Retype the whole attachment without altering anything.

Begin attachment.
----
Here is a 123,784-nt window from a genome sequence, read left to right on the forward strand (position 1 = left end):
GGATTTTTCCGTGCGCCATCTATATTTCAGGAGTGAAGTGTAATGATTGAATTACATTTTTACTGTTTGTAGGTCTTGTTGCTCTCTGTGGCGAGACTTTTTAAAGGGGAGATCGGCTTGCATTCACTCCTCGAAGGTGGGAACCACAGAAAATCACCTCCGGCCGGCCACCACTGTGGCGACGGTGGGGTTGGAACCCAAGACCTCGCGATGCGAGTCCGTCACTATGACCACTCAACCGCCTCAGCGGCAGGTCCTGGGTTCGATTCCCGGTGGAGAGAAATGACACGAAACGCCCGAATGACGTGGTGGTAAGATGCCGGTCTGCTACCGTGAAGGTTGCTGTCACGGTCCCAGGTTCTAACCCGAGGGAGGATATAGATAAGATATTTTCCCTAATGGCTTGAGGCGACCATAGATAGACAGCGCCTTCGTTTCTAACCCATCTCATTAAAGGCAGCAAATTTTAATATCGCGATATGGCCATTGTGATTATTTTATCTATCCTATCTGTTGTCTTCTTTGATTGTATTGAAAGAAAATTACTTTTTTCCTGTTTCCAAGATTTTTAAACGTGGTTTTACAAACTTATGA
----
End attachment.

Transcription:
Here is a 123,784-nt window from a genome sequence, read left to right on the forward strand (position 1 = left end):
GGATTTTTCCGTGCGCCATCTATATTTCAGGAGTGAAGTGTAATGATTGAATTACATTTTTACTGTTTGTAGGTCTTGTTGCTCTCTGTGGCGAGACTTTTTAAAGGGGAGATCGGCTTGCATTCACTCCTCGAAGGTGGGAACCACAGAAAATCACCTCCGGCCGGCCACCACTGTGGCGACGGTGGGGTTGGAACCCAAGACCTCGCGATGCGAGTCCGTCACTATGACCACTCAACCGCCTCAGCGGCAGGTCCTGGGTTCGATTCCCGGTGGAGAGAAATGACACGAAACGCCCGAATGACGTGGTGGTAAGATGCCGGTCTGCTACCGTGAAGGTTGCTGTCACGGTCCCAGGTTCTAACCCGAGGGAGGATATAGATAAGATATTTTCCCTAATGGCTTGAGGCGACCATAGATAGACAGCGCCTTCGTTTCTAACCCATCTCATTAAAGGCAGCAAATTTTAATATCGCGATATGGCCATTGTGATTATTTTATCTATCCTATCTGTTGTCTTCTTTGATTGTATTGAAAGAAAATTACTTTTTTCCTGTTTCCAAGATTTTTAAACGTGGTTTTACAAACTTATGA